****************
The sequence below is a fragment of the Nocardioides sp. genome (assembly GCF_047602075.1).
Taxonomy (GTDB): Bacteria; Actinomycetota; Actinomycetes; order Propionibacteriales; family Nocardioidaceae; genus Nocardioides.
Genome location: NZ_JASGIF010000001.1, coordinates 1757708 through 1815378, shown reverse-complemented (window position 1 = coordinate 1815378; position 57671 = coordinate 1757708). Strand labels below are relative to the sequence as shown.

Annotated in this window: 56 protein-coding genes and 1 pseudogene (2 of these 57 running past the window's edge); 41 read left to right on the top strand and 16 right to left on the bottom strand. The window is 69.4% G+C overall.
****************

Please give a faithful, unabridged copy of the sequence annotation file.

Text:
The sequence below is a fragment of the Nocardioides sp. genome (assembly GCF_047602075.1).
Taxonomy (GTDB): Bacteria; Actinomycetota; Actinomycetes; order Propionibacteriales; family Nocardioidaceae; genus Nocardioides.
Genome location: NZ_JASGIF010000001.1, coordinates 1757708 through 1815378, shown reverse-complemented (window position 1 = coordinate 1815378; position 57671 = coordinate 1757708). Strand labels below are relative to the sequence as shown.

Annotated in this window: 56 protein-coding genes and 1 pseudogene (2 of these 57 running past the window's edge); 41 read left to right on the top strand and 16 right to left on the bottom strand. The window is 69.4% G+C overall.